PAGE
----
The Seattle Mariners are losing fans. This is not necessarily a major shock, particularly since the franchise has been less than inspiring over the last few seasons.
According to a study done by 247wallstreet.com, the Mariners are the team that has lost the most fans over the last 10 years. This survey was done across all major sports.
As a Seattle native, I grew up watching the Mariners from the very beginning. My dad would take me to games at the Kingdome, and as a youngster it did not really bother me that the team was always in the cellar.
My uncle was a fan of the New York Yankees, and every year we would bet a dollar on which team would finish with a better record. Needless to say, it was not a money-making scheme for me.
After Willie Horton hit his 300th career home run as a Mariner (262 before getting to Seattle), the team threw out 300 autographed balls at a game a few days later. I happened to be at that game, and my dad managed to make an acrobatic catch and snag one of those balls for me.
A treasured keepsake.
In the early years, I rooted for the likes of Julio Cruz, Ruppert Jones, Tom Paciorek and Bruce Bochte. Eventually, the early stars gave way to players such as Harold Reynolds, Alvin Davis and Mark Langston. Still, the Mariners were not really on the national map.
Then, Ken Griffey Jr. arrived and everything changed.
In the 1990s, it was very exciting to be a Mariners fan. Watching Randy Johnson, Jay Buhner and Edgar Martinez was actually fun, and fans were treated to genuinely competitive baseball.
1995 was arguably the most memorable year in Mariner history, as the "Refuse to Lose" run probably saved baseball in Seattle.
The late 1990s had some positive moments, but 2001 was one of the most statistically dominant years that baseball has ever seen. When Seattle fans look back at that year, there are mixed feelings because that was a season that really should have ended with a World Series win.
If I were Jerry Seinfeld, I would say "Newman!" right now. Instead, I will say "Yankees!" in reference to 2001.
Since 2001, there has been what could best be described as a steady decline.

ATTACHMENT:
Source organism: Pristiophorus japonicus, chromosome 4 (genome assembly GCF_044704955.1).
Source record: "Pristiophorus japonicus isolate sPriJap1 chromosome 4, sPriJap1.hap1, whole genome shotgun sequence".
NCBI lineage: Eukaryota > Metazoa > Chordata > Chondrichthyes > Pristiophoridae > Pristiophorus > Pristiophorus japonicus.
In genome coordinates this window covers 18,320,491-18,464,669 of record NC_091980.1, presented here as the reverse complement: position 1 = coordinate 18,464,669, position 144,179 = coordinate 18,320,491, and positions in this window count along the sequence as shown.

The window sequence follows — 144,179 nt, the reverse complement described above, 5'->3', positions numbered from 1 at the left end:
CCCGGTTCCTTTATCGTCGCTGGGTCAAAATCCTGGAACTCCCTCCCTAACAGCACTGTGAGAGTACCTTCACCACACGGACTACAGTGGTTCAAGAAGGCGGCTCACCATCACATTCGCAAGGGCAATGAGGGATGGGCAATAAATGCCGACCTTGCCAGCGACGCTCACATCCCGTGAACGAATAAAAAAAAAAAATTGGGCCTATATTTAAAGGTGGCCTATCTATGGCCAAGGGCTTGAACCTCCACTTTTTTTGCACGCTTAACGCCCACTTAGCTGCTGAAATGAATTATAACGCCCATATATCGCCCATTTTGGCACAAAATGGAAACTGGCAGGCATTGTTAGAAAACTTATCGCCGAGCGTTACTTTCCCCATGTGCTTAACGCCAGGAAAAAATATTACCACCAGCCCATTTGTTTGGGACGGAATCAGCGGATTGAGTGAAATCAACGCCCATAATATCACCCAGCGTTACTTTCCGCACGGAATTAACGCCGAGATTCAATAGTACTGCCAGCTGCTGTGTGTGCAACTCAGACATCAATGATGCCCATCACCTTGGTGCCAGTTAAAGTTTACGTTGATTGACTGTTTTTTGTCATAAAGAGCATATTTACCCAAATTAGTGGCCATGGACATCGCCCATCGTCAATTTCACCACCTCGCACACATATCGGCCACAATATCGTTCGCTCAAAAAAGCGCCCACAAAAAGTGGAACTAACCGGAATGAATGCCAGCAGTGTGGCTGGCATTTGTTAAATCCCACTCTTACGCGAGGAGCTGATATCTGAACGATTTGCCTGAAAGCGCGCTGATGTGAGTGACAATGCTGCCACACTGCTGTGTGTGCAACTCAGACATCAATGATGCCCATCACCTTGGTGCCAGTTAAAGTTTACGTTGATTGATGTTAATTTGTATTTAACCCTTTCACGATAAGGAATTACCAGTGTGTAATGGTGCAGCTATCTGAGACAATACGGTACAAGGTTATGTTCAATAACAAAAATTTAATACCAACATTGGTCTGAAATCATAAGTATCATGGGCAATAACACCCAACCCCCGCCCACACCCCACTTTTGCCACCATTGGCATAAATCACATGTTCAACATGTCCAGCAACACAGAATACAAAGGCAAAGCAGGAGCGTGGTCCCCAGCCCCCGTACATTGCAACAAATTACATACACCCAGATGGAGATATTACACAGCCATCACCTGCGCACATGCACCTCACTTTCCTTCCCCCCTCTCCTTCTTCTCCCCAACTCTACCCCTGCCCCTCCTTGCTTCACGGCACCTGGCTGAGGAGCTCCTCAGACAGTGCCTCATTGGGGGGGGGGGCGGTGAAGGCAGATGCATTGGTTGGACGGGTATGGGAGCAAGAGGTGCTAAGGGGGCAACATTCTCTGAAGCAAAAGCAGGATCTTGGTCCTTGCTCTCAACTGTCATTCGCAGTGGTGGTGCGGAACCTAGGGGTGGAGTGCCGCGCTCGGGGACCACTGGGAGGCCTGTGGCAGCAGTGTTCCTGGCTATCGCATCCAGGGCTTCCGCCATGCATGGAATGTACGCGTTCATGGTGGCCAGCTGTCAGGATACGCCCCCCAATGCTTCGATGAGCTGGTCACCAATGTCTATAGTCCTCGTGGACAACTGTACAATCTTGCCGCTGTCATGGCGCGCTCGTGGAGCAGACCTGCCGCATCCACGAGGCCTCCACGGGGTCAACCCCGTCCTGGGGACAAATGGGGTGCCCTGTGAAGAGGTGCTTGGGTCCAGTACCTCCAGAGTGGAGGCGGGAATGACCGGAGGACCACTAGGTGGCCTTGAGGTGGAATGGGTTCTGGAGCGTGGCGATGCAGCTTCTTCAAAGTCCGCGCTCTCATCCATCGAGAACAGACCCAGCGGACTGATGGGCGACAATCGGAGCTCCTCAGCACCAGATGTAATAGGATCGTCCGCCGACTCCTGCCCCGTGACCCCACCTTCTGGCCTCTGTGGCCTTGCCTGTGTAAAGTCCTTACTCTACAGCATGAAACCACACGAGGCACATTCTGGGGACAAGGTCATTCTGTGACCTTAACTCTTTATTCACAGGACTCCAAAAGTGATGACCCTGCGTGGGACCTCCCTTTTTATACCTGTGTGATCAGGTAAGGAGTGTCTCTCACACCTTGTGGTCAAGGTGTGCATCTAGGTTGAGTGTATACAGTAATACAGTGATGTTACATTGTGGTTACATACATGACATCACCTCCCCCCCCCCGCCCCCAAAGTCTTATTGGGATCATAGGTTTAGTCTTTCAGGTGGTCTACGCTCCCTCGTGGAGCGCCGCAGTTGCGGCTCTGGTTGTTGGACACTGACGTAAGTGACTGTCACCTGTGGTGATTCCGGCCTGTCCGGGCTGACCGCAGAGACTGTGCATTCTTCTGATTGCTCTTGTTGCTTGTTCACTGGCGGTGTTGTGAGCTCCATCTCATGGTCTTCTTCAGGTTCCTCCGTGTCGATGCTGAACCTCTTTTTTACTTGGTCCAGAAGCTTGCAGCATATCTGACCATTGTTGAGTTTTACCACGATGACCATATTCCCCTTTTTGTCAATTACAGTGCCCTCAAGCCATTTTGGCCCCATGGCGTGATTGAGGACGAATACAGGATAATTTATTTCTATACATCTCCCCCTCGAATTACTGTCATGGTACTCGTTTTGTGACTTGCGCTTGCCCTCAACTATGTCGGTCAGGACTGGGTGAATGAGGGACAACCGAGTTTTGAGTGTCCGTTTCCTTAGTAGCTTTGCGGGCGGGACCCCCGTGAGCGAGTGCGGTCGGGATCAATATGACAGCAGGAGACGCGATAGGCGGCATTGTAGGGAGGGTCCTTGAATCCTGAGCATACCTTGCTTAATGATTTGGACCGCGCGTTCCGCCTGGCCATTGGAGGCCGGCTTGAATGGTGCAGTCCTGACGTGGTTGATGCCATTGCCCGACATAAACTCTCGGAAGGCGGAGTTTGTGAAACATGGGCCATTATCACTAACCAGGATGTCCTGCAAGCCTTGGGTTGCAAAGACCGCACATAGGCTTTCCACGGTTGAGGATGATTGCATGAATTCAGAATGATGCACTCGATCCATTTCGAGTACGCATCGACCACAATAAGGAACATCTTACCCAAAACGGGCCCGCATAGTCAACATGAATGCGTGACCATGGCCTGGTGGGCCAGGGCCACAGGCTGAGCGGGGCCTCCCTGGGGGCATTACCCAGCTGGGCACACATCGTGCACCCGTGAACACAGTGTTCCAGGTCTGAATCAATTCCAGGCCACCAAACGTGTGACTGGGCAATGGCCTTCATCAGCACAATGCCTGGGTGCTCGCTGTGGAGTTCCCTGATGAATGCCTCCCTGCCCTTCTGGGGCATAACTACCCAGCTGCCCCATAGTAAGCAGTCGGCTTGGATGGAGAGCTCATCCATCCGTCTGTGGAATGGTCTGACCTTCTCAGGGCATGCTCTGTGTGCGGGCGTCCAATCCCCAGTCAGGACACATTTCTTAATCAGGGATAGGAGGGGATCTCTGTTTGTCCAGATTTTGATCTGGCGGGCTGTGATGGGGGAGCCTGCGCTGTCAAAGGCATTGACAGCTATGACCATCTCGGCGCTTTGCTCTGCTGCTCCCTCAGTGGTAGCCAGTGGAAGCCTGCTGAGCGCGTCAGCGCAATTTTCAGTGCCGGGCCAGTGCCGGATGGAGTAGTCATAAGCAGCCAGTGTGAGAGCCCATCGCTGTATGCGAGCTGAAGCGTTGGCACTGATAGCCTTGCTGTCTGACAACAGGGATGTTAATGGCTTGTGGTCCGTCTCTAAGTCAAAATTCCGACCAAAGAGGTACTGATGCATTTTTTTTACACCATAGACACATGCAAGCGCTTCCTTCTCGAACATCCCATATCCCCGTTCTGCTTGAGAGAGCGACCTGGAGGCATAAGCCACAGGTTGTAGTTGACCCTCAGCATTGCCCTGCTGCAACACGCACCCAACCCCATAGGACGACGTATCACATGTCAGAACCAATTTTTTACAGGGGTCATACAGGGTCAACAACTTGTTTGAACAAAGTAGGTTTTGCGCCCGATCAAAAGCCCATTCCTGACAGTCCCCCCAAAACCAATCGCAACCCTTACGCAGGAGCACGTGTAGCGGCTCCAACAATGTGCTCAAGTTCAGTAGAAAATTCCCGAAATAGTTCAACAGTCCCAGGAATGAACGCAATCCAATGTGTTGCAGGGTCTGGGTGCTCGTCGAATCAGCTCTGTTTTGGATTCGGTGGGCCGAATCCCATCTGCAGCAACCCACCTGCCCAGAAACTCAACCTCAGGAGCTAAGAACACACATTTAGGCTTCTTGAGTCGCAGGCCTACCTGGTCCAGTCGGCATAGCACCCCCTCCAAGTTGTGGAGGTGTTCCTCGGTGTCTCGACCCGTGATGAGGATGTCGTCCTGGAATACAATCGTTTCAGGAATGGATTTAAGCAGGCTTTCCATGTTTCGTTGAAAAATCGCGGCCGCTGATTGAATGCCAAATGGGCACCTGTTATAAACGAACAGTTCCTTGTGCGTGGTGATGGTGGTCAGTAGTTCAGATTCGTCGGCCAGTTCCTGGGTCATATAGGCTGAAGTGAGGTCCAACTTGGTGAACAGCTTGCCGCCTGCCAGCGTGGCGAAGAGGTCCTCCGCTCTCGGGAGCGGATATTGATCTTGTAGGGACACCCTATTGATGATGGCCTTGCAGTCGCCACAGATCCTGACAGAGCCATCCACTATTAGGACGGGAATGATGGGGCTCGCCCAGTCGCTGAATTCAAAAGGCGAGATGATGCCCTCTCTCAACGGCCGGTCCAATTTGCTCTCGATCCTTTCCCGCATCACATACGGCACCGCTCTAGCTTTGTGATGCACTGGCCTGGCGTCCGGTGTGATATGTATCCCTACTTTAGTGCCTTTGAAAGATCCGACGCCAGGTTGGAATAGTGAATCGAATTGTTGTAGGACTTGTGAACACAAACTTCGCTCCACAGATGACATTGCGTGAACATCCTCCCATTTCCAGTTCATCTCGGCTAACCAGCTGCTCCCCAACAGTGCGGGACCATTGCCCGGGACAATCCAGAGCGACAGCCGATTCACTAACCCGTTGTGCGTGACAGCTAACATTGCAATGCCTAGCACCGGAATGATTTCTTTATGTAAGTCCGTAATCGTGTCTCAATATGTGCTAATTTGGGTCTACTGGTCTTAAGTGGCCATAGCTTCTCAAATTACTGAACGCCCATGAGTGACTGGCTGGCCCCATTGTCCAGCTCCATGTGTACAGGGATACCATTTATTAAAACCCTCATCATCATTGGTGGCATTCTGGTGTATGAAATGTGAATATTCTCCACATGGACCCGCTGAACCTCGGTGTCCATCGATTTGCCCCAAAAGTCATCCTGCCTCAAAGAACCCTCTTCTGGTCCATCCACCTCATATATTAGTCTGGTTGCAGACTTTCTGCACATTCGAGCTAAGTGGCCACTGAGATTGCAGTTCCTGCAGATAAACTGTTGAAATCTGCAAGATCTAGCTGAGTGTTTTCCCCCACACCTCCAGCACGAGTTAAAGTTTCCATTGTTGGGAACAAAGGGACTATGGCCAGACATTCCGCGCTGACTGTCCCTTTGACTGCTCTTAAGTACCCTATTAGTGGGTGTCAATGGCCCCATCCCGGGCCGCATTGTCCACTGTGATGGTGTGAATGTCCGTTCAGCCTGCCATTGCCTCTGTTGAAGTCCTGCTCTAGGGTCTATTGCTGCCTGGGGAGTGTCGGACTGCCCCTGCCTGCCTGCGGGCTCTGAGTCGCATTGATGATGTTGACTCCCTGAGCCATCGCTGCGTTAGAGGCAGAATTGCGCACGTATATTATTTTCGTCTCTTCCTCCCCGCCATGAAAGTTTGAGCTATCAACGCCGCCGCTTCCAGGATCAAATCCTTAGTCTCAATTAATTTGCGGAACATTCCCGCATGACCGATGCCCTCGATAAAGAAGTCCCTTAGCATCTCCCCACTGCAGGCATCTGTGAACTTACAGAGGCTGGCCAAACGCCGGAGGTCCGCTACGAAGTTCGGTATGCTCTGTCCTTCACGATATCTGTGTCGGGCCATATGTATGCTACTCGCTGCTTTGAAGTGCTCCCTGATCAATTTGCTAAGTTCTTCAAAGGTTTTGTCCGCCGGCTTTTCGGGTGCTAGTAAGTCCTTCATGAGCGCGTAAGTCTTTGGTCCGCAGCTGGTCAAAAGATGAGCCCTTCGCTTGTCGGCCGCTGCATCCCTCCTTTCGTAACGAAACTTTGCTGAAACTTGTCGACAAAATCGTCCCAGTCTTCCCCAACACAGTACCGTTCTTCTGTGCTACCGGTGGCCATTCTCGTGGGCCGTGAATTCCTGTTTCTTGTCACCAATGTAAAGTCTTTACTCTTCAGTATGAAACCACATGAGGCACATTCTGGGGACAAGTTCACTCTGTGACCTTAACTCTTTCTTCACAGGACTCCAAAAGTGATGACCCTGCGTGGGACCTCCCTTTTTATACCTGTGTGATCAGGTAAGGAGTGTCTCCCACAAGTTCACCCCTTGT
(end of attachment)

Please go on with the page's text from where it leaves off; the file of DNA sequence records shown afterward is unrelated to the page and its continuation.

The team has changed, and there has been little star-power that is immediately recognizable around the league. During the 2000s, the Mariners enjoyed Ichiro, King Felix and the graceful exit of Ken Griffey Jr.
Unfortunately, the team has been less than stellar.
Safeco Field is still one of the most beautiful ballparks in the league, and Seattle has a bevy of young talent that may eventually mature.
Perhaps moving in the fences will lead to more home runs and more fans in the seat.
I hope this team improves, and as a fan you have to stay optimistic. Still, there are a lot of barriers to success in Major League Baseball.
I spend some time in Los Angeles, which means that I get to hear about the spending of the Los Angeles Angels and Los Angeles Dodgers. Fans in Southern California do not seem bothered that the Dodgers are now the Yankees.
It is a reminder that baseball is still a sport of great financial disparity. As a fan, you have to wonder if the Mariners will ever have the funds to compete.
I suspect that some fans worry about future competitiveness, which is why they have taken their entertainment budget elsewhere. Still, there are plenty of teams around the league that have also struggled.
Why are the Mariners at the top of this list?
Regardless of the reason, this is my team. Rooting for a team is part of your sports DNA, and to be a fan is to stick with your club through thick and thin. I will not jump on anyone else's bandwagon, and I will proudly wear my team gear even when they lose 100 games.
I will remain loyal. More fans in Seattle should do the same.
Get out and support the team in 2013. Hope springs eternal.